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Professor Vincent Reid

Formerly at Lancaster University

PhD supervision

Developmental aspects of social perception and cognition during infancy and fetal development Methodology and infant populations Novel settings and applications of EEG/ERP Fetal perceptual development

Career Details

Vincent Reid is a Professor of Psychology. He completed his B.A. in Psychology in 1997 and his M.A.(hons) in 1999 at the University of Auckland and a Ph.D. at Birkbeck, University of London in 2004. During this time he also worked as a Research Fellow at the Max Planck Institute for Evolutionary Anthropology in Leipzig, Germany. He moved to the University of Leipzig and the Max Planck Institute for Human Cognitive and Brain Sciences, Germany, in 2005 as a Research Scientist in a research group funded by the Alexander von Humboldt Foundation. In 2006 he became a Lecturer in Psychology at Durham University. 

In 2012, Vincent moved to Lancaster University as a Senior Lecturer in Developmental Neuroscience, where he became a Reader in Developmental Cognitive Neuroscience in 2013. He became Professor of Psychology in 2016. During his time at Lancaster, Vincent has been on the management board of the Leverhulme Doctoral Scholarship Programme in Interdisciplinary Research on Infant Development in addition to coordinating an FP7 EU ITN on infancy and neuroscience and conducting research funded by the ESRC on elements of social development in infancy and on methods related to fetal development.  In 2017 he became Associate Dean for Research in the Faculty of Science and Technology. 

In 2019, Vincent was appointed to the role of Interim Pro-Vice-Chancellor (Research) in addition to his appointment as a Professor in Psychology in the Department of Psychology. 

Vincent's research interests cover a range of multi-disciplinary interactions, especially with biology, medical imaging, obstetrics, pediatrics and physics. His research has included tackling problems in measuring the developing functional brain, understanding fetal behaviour, exploring perceptual and social development, and relations between motor-social-perceptual systems during development. Vincent explores these issues using a mix of brain and behaviour based experimental approaches. 

Research Interests

My research focuses on various developmental aspects of social perception and cognition during early development, namely: (1) Social-cognitive processes from biological motion detection and interpretation through to the perception of human action; (2) Methodology and recently (3) Third trimester fetal development. I use a number of techniques in order to investigate these issues, including brain derived measures (EEG/ERP), behavioural paradigms and interventions.

Social Cognition - From biological motion to action interpretation

How does the identification of conspecifics change within the first postnatal year? Identifying others of the same species is a foundational skill that is required for further increments in social-cognitive abilities. One fundamental topic in the developmental sciences must therefore be how human infants, with limited experience, nonetheless discriminate various forms of motion. It is an area ripe for the examination of the role of experience in such cognitive skills.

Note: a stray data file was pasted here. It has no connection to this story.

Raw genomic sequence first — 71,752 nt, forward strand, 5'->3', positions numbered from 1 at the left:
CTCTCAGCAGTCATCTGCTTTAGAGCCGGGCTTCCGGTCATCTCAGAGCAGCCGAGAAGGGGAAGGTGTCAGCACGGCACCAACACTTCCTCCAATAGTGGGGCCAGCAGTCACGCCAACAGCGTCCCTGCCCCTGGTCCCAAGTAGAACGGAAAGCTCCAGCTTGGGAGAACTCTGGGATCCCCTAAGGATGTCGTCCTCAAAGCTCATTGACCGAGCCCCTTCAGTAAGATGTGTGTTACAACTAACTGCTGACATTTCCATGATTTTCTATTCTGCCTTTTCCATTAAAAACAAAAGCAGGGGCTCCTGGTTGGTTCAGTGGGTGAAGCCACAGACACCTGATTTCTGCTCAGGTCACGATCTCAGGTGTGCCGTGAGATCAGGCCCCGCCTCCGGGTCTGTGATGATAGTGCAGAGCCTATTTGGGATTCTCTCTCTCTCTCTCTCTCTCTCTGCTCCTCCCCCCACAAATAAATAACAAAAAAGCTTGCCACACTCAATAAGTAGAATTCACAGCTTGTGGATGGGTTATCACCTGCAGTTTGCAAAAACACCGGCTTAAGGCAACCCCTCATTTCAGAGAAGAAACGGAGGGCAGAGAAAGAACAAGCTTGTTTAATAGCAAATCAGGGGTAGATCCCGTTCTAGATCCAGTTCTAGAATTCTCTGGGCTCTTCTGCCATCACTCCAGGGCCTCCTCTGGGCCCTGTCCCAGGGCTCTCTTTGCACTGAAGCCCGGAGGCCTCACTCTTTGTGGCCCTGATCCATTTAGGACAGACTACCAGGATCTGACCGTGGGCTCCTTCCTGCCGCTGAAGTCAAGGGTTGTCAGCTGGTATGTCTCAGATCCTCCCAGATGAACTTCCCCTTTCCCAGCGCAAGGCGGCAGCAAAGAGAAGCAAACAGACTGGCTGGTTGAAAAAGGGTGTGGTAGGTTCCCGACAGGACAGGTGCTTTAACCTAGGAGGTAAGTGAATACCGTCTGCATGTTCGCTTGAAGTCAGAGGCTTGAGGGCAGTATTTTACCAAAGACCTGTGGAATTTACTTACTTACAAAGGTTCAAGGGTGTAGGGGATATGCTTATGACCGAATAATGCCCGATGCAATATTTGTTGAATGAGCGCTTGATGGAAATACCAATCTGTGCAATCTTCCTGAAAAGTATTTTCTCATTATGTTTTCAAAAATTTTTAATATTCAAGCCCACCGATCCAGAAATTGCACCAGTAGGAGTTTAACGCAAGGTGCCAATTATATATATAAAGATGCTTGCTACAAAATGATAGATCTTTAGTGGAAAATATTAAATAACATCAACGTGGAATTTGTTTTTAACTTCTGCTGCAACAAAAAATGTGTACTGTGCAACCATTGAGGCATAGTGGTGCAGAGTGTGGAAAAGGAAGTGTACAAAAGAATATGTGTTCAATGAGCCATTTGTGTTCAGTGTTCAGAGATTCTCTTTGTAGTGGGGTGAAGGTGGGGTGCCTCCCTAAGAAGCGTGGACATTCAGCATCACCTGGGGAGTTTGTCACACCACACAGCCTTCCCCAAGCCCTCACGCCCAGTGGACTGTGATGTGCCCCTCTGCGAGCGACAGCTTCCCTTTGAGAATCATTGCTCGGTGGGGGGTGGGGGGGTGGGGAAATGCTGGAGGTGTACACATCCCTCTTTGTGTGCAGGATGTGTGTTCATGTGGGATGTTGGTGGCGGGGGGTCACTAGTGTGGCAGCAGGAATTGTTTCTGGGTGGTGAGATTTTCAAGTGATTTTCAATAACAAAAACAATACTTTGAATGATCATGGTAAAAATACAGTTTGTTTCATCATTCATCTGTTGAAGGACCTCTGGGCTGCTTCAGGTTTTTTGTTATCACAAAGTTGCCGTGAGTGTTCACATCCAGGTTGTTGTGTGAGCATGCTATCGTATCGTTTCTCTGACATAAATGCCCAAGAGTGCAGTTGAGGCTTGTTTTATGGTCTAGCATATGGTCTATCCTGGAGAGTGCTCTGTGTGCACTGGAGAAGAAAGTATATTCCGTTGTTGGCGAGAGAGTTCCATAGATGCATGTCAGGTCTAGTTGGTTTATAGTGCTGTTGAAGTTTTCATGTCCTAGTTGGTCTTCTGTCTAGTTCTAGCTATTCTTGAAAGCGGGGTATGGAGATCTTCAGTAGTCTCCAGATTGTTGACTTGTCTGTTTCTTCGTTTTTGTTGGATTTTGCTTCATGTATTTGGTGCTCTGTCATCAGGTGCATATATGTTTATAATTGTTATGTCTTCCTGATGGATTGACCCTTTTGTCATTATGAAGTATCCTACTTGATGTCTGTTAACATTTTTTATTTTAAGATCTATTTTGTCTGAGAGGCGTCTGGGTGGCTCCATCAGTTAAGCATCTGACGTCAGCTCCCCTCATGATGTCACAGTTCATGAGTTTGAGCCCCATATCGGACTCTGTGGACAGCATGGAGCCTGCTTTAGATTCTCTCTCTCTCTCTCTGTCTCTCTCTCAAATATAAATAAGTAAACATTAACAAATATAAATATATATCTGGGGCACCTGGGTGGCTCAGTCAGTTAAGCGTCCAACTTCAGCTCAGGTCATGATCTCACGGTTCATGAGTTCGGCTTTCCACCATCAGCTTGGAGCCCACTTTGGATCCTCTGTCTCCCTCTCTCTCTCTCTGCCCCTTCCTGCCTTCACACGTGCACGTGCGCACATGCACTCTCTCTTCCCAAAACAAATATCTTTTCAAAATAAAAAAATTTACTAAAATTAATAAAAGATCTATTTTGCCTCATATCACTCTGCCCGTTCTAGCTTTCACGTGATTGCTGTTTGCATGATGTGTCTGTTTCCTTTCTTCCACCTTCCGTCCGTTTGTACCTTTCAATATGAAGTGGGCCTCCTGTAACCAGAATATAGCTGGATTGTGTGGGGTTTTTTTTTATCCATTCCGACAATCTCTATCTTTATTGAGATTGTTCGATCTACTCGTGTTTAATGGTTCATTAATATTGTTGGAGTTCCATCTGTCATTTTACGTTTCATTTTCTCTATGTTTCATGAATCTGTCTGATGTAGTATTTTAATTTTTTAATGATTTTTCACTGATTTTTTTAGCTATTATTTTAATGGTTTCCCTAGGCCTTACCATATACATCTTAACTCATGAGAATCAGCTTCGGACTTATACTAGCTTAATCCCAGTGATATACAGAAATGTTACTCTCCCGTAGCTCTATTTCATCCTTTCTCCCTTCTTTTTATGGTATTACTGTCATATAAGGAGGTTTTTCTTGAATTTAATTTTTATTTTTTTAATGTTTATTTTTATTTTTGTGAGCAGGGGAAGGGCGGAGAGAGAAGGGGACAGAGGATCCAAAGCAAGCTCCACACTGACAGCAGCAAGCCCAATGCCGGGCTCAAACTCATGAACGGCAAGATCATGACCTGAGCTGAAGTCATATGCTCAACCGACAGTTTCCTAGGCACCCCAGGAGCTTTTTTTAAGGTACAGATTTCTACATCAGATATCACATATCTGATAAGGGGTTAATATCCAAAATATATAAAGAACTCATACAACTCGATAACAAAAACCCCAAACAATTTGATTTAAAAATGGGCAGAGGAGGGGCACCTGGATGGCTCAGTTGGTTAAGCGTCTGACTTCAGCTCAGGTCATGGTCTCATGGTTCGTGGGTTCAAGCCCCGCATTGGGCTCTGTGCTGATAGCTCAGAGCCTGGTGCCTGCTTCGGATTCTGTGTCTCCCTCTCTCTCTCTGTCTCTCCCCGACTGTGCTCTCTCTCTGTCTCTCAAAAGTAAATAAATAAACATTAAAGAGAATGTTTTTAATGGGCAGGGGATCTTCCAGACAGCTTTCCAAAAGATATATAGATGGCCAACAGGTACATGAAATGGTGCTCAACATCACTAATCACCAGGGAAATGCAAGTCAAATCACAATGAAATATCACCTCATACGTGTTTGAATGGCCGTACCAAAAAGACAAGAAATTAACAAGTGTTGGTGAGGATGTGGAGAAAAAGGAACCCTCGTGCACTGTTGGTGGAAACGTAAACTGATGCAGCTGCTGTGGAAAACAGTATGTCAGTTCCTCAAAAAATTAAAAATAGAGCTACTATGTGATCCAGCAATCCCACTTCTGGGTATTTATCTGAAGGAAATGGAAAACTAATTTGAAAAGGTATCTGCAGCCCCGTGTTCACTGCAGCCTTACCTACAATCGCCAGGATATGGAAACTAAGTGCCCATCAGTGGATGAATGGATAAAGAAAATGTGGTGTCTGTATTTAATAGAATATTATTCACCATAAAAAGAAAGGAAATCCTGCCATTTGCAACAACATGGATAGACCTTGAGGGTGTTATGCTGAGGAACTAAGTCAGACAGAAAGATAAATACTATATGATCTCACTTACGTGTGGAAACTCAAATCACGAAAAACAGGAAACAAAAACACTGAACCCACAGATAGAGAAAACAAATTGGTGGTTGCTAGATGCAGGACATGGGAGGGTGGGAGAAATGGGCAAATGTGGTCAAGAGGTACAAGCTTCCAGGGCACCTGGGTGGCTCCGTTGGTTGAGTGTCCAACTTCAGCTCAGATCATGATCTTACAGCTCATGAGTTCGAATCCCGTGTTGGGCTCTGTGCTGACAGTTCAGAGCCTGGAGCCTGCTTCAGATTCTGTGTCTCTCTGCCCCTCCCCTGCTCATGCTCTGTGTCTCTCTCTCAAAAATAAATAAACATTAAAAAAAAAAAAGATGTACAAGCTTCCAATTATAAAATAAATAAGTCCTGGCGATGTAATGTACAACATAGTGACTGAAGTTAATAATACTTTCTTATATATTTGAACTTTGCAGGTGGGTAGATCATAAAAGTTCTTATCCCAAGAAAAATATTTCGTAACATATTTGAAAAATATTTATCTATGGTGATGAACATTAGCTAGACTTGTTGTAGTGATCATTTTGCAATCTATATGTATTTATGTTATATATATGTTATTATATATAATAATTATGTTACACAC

Understanding others’ action sequences is fundamental for perceiving complex aspects of human movement, such as detecting goal directed behavior and intentional actions. Perceiving these aspects of human behaviour is necessary for abilities that are essential for human cultural skills, such as imitation and language learning. The neural basis of action processing as seen in the adult brain raises some fascinating questions for developmental psychologists.


As psychologists, we often use very precise and complex devices to assess elements of human behaviour or brain activity.  As a developmental psychologist, it has become increasingly clear to me that many of the techniques that we use are co-opted from adult research, despite the fact that this has implications which have not been fully considered. A recent theme of my publications has been to explore elements of the methods that are regularly used and to understand how infant populations have specific characteristics that impact on obtained results.

Third Trimester Fetal Development

My lab is currently attempting to understand the visual and auditory world in utero. Extensive work has been conducted into postnatal perceptual and cognitive development but very little is known about how perception and cognition might develop before this point. For example, newborn infants have a visual preference for face-like stimuli, can discriminate between small sets of numbers and can match mouth movements to simple speech sounds. If such capacities are shown in the human fetus, what mechanisms might explain the emergence and development of these perceptual and cognitive processes? Most of our efforts at the moment are focussed on developing methods related to delivering visual stimuli to the fetus in a way that is safe, ethical and effective. We then use 4D ultrasound to measure fetal behaviours, including head orientations and fixations times towards stimuli and facial behaviour. 

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